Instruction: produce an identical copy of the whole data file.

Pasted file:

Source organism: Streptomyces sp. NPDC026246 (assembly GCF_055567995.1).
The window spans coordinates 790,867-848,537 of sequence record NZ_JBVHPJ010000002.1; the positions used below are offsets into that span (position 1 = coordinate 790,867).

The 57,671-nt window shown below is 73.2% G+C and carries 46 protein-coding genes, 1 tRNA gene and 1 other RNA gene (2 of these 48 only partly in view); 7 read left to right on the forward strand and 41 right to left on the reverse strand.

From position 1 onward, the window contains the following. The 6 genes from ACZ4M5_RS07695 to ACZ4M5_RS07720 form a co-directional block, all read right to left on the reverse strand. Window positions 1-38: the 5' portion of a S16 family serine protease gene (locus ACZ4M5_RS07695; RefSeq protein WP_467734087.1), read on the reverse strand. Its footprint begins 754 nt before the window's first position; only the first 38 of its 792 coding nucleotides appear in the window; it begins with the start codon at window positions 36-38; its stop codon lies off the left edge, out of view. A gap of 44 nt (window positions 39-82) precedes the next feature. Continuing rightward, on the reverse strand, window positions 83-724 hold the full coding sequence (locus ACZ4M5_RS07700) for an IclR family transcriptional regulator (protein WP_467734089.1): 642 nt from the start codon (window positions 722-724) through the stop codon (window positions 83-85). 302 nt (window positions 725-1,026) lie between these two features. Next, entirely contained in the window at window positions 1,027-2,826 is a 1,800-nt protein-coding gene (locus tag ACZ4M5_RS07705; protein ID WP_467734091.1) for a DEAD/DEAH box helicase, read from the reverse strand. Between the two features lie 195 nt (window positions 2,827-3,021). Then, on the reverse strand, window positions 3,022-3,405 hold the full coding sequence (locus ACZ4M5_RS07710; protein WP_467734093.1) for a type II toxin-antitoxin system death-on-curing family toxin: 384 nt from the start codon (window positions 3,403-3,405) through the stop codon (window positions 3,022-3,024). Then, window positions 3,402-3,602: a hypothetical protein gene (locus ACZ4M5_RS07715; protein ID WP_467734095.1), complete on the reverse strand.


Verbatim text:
Source organism: Streptomyces sp. NPDC026246 (assembly GCF_055567995.1).
The window spans coordinates 790,867-848,537 of sequence record NZ_JBVHPJ010000002.1; the positions used below are offsets into that span (position 1 = coordinate 790,867).

The 57,671-nt window shown below is 73.2% G+C and carries 46 protein-coding genes, 1 tRNA gene and 1 other RNA gene (2 of these 48 only partly in view); 7 read left to right on the forward strand and 41 right to left on the reverse strand.

From position 1 onward, the window contains the following. The 6 genes from ACZ4M5_RS07695 to ACZ4M5_RS07720 form a co-directional block, all read right to left on the reverse strand. Window positions 1-38: the 5' portion of a S16 family serine protease gene (locus ACZ4M5_RS07695; RefSeq protein WP_467734087.1), read on the reverse strand. Its footprint begins 754 nt before the window's first position; only the first 38 of its 792 coding nucleotides appear in the window; it begins with the start codon at window positions 36-38; its stop codon lies off the left edge, out of view. A gap of 44 nt (window positions 39-82) precedes the next feature. Continuing rightward, on the reverse strand, window positions 83-724 hold the full coding sequence (locus ACZ4M5_RS07700) for an IclR family transcriptional regulator (protein WP_467734089.1): 642 nt from the start codon (window positions 722-724) through the stop codon (window positions 83-85). 302 nt (window positions 725-1,026) lie between these two features. Next, entirely contained in the window at window positions 1,027-2,826 is a 1,800-nt protein-coding gene (locus tag ACZ4M5_RS07705; protein ID WP_467734091.1) for a DEAD/DEAH box helicase, read from the reverse strand. Between the two features lie 195 nt (window positions 2,827-3,021). Then, on the reverse strand, window positions 3,022-3,405 hold the full coding sequence (locus ACZ4M5_RS07710; protein WP_467734093.1) for a type II toxin-antitoxin system death-on-curing family toxin: 384 nt from the start codon (window positions 3,403-3,405) through the stop codon (window positions 3,022-3,024). Then, window positions 3,402-3,602: a hypothetical protein gene (locus ACZ4M5_RS07715; protein ID WP_467734095.1), complete on the reverse strand.